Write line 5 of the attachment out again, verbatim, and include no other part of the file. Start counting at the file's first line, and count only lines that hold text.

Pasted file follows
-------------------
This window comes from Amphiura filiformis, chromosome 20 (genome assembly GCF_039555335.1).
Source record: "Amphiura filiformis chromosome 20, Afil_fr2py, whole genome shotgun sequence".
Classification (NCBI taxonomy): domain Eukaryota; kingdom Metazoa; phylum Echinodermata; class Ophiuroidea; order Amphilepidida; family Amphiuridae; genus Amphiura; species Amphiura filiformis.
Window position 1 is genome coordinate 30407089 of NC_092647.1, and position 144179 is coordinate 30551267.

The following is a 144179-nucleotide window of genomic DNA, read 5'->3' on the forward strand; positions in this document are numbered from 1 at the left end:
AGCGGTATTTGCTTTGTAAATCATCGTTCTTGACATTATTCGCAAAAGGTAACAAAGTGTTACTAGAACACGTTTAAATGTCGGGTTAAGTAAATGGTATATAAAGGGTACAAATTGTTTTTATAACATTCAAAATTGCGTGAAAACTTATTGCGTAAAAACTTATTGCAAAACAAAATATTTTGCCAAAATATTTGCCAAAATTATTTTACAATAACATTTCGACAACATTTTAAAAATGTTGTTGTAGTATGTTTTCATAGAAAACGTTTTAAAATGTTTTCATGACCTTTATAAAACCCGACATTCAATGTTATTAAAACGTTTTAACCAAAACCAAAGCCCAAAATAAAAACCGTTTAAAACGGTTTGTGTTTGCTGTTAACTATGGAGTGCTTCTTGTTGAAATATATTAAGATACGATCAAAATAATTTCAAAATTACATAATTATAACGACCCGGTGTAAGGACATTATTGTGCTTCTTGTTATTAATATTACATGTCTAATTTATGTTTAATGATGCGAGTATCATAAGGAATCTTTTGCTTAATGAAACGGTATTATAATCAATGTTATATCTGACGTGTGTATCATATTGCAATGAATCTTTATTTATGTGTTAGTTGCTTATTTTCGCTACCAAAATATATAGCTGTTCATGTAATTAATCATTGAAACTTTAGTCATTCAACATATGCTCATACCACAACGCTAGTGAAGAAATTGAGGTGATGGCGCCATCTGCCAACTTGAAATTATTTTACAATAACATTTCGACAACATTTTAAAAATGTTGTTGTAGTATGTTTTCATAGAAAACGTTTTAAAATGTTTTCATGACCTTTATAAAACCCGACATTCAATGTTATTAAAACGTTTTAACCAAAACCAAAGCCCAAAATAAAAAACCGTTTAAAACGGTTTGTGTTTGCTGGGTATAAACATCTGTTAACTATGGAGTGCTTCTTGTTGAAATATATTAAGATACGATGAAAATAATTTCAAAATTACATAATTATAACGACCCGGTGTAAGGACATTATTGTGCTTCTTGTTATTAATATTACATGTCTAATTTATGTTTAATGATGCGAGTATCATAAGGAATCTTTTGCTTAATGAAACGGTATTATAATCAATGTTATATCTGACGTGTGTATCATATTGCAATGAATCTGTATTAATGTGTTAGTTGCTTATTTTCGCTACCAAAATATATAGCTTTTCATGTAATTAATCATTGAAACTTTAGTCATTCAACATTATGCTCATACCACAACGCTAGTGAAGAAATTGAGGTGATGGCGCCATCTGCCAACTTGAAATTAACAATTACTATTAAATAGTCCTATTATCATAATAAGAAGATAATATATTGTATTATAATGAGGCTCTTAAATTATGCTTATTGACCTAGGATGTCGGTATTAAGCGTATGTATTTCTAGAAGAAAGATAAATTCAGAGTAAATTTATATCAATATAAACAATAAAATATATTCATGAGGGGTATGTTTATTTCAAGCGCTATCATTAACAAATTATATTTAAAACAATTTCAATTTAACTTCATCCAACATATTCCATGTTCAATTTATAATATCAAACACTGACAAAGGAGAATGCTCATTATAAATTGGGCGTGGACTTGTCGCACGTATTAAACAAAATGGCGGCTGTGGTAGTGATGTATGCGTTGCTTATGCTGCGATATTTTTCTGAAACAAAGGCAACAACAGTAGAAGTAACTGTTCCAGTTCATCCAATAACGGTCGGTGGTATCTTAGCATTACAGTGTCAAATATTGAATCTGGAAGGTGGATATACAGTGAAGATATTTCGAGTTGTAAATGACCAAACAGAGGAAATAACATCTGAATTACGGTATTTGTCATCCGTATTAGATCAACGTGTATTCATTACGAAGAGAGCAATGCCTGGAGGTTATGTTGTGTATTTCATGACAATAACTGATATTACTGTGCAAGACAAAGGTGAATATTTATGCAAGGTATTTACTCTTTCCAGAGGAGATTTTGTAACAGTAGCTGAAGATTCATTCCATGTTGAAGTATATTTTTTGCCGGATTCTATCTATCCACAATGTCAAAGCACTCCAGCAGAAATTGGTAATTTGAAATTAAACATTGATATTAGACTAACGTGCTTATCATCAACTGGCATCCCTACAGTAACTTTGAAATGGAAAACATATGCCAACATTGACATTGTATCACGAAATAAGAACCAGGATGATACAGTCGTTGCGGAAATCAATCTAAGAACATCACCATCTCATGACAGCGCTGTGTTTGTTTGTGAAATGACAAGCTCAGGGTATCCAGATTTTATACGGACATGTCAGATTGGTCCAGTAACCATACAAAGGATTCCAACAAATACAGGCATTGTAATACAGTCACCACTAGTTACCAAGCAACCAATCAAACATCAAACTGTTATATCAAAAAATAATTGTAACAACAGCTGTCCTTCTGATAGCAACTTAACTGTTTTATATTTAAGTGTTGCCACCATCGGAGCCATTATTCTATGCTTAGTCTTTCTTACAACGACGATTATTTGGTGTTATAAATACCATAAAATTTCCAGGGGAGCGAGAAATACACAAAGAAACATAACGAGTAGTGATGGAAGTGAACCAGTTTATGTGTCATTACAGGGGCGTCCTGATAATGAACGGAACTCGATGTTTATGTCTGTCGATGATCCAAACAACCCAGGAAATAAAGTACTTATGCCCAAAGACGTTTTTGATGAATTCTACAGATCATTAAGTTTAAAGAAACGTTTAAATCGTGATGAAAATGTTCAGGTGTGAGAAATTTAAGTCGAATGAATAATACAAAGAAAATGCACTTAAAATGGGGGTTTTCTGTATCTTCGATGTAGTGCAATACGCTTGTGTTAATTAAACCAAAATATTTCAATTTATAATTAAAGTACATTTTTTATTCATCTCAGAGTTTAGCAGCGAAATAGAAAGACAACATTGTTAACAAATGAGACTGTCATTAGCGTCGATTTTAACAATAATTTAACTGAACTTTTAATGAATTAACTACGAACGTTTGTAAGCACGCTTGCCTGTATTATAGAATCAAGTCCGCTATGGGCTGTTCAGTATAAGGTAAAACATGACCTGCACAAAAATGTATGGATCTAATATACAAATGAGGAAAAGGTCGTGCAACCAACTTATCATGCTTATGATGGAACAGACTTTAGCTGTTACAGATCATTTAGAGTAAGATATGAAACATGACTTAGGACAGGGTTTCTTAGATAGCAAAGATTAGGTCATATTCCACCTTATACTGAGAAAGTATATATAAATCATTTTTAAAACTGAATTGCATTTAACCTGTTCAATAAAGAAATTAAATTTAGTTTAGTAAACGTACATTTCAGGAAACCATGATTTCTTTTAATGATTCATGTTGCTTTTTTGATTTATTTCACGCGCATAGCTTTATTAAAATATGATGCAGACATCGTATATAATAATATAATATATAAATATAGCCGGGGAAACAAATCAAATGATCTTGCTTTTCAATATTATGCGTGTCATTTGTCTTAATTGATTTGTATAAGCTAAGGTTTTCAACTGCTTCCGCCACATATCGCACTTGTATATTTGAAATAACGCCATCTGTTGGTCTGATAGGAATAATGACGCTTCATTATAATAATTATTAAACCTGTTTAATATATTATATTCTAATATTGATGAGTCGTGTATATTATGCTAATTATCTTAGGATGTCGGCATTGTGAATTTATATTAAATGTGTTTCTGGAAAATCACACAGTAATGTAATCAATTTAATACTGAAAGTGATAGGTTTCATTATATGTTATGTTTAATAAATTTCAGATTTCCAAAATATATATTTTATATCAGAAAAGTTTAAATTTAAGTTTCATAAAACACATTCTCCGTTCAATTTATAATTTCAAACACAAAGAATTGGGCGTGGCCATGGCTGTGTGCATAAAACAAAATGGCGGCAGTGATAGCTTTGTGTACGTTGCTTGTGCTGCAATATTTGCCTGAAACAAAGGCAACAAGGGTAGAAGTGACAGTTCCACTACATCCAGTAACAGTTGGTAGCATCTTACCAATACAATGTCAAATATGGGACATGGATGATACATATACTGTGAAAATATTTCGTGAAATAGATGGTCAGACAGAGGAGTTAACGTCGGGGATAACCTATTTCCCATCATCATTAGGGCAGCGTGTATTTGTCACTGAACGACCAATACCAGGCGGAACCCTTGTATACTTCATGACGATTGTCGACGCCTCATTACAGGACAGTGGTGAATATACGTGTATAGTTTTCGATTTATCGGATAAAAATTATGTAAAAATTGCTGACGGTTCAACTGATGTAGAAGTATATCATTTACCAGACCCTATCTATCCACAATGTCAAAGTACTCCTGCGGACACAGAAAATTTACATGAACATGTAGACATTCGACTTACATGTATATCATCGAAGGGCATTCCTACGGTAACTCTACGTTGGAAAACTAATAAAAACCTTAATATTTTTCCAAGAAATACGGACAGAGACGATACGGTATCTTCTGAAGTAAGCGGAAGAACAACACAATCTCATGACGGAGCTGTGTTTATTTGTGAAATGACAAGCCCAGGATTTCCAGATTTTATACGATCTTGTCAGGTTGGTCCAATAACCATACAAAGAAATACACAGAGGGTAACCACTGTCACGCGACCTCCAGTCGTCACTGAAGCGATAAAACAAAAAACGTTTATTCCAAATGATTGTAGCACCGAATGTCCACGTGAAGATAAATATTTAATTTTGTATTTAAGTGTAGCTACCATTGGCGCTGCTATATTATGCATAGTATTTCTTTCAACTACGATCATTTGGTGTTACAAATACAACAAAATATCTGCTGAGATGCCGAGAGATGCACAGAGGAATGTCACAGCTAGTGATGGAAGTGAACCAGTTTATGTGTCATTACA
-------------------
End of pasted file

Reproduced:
The following is a 144179-nucleotide window of genomic DNA, read 5'->3' on the forward strand; positions in this document are numbered from 1 at the left end: